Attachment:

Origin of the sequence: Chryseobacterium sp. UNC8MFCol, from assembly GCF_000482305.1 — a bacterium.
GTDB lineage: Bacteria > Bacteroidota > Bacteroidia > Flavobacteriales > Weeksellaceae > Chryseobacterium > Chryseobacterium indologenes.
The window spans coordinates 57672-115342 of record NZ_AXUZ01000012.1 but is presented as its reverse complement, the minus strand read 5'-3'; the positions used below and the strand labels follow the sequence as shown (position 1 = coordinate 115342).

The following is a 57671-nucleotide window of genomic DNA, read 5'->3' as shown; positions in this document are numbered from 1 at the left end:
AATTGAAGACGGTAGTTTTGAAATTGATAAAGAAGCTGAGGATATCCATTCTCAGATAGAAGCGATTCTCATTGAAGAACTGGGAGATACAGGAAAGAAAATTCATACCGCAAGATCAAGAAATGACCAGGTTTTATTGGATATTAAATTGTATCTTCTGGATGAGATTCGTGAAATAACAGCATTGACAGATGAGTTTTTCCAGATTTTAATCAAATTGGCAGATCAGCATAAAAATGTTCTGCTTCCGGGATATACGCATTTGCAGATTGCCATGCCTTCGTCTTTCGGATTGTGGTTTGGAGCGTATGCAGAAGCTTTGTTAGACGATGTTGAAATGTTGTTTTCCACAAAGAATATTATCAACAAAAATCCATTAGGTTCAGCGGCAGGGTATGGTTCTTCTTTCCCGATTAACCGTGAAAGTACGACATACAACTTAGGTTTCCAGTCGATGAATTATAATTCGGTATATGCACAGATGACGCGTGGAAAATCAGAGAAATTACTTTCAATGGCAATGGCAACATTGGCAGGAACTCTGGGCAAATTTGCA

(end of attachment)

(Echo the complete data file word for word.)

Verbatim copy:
Origin of the sequence: Chryseobacterium sp. UNC8MFCol, from assembly GCF_000482305.1 — a bacterium.
GTDB lineage: Bacteria > Bacteroidota > Bacteroidia > Flavobacteriales > Weeksellaceae > Chryseobacterium > Chryseobacterium indologenes.
The window spans coordinates 57672-115342 of record NZ_AXUZ01000012.1 but is presented as its reverse complement, the minus strand read 5'-3'; the positions used below and the strand labels follow the sequence as shown (position 1 = coordinate 115342).

The following is a 57671-nucleotide window of genomic DNA, read 5'->3' as shown; positions in this document are numbered from 1 at the left end:
AATTGAAGACGGTAGTTTTGAAATTGATAAAGAAGCTGAGGATATCCATTCTCAGATAGAAGCGATTCTCATTGAAGAACTGGGAGATACAGGAAAGAAAATTCATACCGCAAGATCAAGAAATGACCAGGTTTTATTGGATATTAAATTGTATCTTCTGGATGAGATTCGTGAAATAACAGCATTGACAGATGAGTTTTTCCAGATTTTAATCAAATTGGCAGATCAGCATAAAAATGTTCTGCTTCCGGGATATACGCATTTGCAGATTGCCATGCCTTCGTCTTTCGGATTGTGGTTTGGAGCGTATGCAGAAGCTTTGTTAGACGATGTTGAAATGTTGTTTTCCACAAAGAATATTATCAACAAAAATCCATTAGGTTCAGCGGCAGGGTATGGTTCTTCTTTCCCGATTAACCGTGAAAGTACGACATACAACTTAGGTTTCCAGTCGATGAATTATAATTCGGTATATGCACAGATGACGCGTGGAAAATCAGAGAAATTACTTTCAATGGCAATGGCAACATTGGCAGGAACTCTGGGCAAATTTGCA